VIRGINIA, MARYLAND, NORTH CAROLINA,
SOUTH CAROLINA, AND GEORGIA
To recap what we’ve already studied…
Founded in 1607 (Jamestown) and led to greatness
by John Smith. Smith was a strict ruler, who used
this philosophy to motivate the pretty boy settlers:
“he who does not work, does not eat.” Guess what
the pretty boys chose to do?!
Was created as a business venture by the Virginia
Company, to find wealth. Settlers eventually found
wealth through the growth of tobacco.
Like the Puritans,
Quakers, and others,
the Catholics are
looking for a place to
worship freely, as well.
MD was created for
that purpose, in 1632
by King Charles I, in
honor of his wife
(Queen H. Maria).
Settled north and east
of Virginia and the
Lords Baltimore led
MD to prominence.
The Act of Toleration was passed to permanently allow
all religions to practice their faith, believed to be the first
such law. While Lord Baltimore had hoped to show how
Catholics and Protestants could live in peace, he also hoped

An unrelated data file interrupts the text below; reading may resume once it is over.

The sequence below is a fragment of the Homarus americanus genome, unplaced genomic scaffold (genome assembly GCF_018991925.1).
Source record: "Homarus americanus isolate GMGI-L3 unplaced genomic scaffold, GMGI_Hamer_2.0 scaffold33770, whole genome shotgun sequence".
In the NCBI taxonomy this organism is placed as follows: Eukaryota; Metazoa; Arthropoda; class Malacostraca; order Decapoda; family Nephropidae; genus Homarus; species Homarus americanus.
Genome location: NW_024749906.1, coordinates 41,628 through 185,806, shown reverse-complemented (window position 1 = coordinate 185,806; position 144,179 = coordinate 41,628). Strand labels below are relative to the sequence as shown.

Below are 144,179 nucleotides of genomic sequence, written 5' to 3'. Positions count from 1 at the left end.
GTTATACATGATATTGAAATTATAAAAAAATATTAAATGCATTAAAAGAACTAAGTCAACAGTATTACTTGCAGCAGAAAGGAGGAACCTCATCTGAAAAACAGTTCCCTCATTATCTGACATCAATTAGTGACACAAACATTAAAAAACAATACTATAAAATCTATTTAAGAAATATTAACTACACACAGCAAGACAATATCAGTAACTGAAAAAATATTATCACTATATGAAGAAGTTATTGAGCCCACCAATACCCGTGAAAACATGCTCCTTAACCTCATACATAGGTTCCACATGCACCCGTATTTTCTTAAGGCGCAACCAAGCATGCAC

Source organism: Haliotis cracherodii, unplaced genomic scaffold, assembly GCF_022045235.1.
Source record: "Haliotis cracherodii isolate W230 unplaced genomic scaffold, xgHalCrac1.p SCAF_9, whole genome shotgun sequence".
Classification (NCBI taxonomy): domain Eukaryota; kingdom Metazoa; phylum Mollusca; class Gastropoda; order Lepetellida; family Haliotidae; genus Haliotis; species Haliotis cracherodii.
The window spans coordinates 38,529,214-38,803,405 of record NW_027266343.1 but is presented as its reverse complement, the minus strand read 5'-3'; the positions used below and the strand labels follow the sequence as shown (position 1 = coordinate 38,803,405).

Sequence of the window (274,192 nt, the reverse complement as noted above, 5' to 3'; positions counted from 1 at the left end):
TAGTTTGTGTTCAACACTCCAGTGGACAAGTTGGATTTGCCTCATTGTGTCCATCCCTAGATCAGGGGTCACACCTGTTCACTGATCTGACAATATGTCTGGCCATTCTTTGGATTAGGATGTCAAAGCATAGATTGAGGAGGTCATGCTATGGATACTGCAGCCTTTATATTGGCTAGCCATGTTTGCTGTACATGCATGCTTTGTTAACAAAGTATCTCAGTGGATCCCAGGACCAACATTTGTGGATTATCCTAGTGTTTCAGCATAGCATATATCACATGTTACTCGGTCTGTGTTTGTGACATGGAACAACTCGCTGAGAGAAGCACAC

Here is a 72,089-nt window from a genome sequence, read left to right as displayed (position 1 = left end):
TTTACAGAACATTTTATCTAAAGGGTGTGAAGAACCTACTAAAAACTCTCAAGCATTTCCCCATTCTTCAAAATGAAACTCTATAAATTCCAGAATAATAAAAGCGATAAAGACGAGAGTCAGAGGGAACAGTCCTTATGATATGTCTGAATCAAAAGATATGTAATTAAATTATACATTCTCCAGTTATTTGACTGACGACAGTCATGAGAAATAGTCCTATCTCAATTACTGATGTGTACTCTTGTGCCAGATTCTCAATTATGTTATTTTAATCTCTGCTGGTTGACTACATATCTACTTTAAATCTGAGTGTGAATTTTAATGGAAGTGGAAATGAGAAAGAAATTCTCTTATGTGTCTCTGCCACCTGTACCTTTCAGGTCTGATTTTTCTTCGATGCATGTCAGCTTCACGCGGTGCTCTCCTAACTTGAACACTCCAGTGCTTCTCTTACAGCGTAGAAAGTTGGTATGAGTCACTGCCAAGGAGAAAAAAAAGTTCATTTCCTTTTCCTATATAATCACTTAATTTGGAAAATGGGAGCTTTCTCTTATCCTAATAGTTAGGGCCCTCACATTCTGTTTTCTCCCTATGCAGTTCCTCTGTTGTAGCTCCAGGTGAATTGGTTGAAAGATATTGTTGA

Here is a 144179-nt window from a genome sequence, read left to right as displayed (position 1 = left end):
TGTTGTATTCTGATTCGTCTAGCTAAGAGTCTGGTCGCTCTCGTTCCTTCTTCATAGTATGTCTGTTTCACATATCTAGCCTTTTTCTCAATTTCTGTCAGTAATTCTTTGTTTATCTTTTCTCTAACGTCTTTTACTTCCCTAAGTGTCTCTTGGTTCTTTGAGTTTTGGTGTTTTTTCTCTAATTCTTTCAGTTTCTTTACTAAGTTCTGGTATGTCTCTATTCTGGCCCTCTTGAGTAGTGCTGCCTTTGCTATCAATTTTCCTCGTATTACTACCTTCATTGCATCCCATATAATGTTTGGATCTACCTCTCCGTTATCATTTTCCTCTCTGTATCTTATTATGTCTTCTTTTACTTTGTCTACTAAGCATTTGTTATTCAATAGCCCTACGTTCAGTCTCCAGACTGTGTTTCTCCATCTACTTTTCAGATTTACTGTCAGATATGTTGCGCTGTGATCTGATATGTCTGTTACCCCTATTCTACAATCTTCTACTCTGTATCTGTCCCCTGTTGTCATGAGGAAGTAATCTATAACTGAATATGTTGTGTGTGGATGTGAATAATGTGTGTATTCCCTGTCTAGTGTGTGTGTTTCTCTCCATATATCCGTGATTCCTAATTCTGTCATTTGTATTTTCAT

to draw those Catholics to his colony so he could make
money (as proprietor of the colony) by…
Families were given LOTS of land.
Fish, oysters, and crab were plentiful and were
huge money makers in MD, however, a certain
cash crop earned Maryland settlers lots of coin.
Any idea what?
Ironically, lots of fighting occurred between
religions here, and the Baltimore family
temporarily lost power. That family regained
power only when a late Lord publicly claimed
to be loyal to Protestant England.
As early as 1640, a few
Virginians had left for
the Albemarle Sound,
just south of
Jamestown but in
present day NC.
In 1663, King Charles
II gave land to 8 men
whom were loyal to
him in avenging his
(Charles I), and
restoring the English
Named Carolina in his
First settlers after “King said so” were in Cape Fear
(Wilmington), and Charles Towne (Charleston).
Religious tolerance is standard here, too, as its
become norm to attract a large amount of settlers,
thereby making the colony and crown larger profits.
After many disputes over land and government
control, Carolina splits into North and South halves.
In 1729, the split finally becomes official.
A few years later, another chunk is taken out of
Carolina when Georgia is created.